A Cost Utility Analysis of Interdisciplinary Early Intervention Versus Treatment as Usual for an At-Risk Population with Acute Low Back Pain

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2009-09-04

Authors

Rogerson, Mark D.

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Abstract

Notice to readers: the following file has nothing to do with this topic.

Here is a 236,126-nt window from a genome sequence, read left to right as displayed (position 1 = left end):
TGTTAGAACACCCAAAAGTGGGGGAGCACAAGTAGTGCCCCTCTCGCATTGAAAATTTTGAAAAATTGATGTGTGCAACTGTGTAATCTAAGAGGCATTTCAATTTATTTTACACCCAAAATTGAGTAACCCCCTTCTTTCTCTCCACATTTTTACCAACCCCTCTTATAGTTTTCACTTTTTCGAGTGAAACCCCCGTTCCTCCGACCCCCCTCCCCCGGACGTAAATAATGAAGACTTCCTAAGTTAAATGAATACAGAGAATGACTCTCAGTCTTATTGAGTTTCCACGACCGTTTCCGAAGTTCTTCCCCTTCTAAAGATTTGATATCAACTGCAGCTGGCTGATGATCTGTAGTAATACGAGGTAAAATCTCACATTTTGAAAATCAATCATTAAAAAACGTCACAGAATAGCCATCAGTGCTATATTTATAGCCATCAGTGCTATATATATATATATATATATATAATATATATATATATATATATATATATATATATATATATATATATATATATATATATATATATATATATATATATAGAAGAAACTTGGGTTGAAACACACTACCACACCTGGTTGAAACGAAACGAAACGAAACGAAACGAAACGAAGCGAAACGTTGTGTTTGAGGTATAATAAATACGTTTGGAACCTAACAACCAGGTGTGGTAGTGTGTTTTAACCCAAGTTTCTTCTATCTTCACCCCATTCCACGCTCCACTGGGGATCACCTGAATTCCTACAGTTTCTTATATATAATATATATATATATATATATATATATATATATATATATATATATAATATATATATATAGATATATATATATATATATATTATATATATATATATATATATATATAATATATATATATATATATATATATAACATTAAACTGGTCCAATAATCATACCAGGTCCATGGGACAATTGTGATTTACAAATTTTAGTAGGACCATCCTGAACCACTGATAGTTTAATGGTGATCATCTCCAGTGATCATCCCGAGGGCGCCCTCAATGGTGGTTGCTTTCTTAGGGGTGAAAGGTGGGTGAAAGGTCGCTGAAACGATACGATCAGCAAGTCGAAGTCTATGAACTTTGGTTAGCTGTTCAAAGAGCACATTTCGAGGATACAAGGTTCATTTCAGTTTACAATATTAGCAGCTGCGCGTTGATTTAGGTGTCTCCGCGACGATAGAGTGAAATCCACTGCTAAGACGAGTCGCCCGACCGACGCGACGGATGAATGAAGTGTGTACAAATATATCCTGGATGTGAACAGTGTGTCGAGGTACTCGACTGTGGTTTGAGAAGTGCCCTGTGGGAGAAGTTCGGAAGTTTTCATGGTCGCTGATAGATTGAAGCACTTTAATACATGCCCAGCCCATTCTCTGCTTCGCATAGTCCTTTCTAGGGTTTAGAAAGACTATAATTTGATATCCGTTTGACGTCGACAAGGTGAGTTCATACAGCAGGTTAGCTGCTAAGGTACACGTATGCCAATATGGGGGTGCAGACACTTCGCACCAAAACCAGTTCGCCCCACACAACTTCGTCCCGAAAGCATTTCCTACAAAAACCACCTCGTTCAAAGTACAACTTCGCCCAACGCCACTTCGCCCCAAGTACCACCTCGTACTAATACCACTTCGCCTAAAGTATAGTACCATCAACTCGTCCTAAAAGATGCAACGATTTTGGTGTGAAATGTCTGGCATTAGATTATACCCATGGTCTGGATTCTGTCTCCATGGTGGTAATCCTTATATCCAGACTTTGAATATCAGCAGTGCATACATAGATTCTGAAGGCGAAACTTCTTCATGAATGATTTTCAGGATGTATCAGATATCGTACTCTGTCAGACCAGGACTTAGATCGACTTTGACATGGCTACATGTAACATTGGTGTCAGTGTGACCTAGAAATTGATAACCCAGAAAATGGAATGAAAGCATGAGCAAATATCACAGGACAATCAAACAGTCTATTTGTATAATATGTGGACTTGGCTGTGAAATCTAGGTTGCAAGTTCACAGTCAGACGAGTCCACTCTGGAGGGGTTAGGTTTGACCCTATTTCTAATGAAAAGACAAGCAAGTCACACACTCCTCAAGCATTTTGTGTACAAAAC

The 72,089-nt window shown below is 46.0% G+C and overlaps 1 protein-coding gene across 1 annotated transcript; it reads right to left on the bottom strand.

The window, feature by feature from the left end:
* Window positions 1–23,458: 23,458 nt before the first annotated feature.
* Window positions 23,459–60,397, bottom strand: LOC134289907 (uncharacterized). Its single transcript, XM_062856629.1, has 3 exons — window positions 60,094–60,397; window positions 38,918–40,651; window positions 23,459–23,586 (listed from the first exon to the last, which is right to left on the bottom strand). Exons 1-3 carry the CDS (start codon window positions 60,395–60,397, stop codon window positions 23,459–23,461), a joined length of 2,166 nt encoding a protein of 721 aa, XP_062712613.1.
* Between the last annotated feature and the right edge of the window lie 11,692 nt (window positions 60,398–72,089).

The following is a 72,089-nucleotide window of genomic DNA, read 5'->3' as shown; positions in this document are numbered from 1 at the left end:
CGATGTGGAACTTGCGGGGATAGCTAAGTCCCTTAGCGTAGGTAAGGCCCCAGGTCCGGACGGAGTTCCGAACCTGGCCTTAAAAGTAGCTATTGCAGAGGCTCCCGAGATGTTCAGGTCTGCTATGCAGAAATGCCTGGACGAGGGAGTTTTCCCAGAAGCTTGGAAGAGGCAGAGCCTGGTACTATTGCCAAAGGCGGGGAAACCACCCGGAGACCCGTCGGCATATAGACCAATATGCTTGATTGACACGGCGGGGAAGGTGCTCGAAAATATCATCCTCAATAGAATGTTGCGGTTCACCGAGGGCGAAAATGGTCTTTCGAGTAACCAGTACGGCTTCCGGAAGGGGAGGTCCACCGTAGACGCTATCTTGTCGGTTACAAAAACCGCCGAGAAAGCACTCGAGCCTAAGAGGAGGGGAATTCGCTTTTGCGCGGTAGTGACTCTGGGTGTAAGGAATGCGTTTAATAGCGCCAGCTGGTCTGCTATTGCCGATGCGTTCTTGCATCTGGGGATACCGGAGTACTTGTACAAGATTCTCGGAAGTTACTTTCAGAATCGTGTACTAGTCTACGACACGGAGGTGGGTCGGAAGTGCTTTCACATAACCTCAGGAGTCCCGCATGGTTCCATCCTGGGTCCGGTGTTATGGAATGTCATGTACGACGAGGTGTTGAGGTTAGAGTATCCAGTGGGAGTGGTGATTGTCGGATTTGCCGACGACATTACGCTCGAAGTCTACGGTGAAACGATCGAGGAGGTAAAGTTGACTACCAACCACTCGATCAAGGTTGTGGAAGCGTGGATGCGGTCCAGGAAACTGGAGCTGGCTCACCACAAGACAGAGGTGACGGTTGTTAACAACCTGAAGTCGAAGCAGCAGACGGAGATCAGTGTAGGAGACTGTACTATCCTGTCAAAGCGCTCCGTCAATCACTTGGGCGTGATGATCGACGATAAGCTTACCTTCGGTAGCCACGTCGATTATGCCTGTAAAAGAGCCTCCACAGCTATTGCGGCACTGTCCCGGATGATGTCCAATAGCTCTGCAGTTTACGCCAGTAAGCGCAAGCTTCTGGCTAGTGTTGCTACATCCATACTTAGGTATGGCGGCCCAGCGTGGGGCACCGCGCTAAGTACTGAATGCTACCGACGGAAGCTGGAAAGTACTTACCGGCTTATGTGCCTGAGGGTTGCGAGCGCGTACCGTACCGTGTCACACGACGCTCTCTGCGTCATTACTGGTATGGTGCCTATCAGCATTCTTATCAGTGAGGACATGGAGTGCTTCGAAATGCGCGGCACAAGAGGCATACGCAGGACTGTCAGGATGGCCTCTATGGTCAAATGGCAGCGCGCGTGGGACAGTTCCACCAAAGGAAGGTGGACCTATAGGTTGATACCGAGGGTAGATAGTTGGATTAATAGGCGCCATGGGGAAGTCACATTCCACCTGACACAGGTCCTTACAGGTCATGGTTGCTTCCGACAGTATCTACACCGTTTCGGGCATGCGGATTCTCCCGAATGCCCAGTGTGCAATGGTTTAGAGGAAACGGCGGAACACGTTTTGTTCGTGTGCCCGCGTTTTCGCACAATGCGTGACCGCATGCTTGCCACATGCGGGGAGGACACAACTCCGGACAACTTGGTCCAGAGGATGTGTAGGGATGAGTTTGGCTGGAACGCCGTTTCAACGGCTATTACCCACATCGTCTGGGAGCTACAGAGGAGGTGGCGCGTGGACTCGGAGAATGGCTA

Chronic pain is a costly and debilitating condition that has proven difficult to treat solely with medical interventions due to the complex interplay of biological, psychological, and social factors in its onset and persistence. Many studies have demonstrated the effectiveness of interdisciplinary treatment that includes psychosocial interventions for low back pain. Nevertheless, these interventions continue to be under-utilized due to concerns of cost and applicability. The present study evaluated effectiveness and associated costs by using the objective, standard approach of a cost utility analysis. Individuals with acute low back pain that was considered at high-risk for becoming chronic (according to a previously-demonstrated algorithm) were randomized to either treatment as usual or an interdisciplinary early intervention program. Treatment effectiveness was evaluated using a standard pain measure and quality-adjusted life years (QALYs) from pre-treatment baseline to 12-month follow-up, and associated medical and employment costs were gathered every 3 months for 1 year. Results indicated that subjects improved significantly from pre-treatment to one-year follow-up, and that the early intervention group reported fewer healthcare visits and missed workdays. A cost utility analysis was conducted utilizing 1,000 bootstrapped samples, and the majority of samples indicated the dominance of the early intervention program as being both more effective and less costly from a societal perspective. Within a generally-accepted range of acceptable costs, the early intervention treatment was the preferred option in 85% to 93% of samples. Sensitivity analyses indicated that these effects were robust to changes in estimated values for associated costs. These results indicate encouraging evidence for the cost-effectiveness of interdisciplinary intervention and the benefits of targeted treatment.

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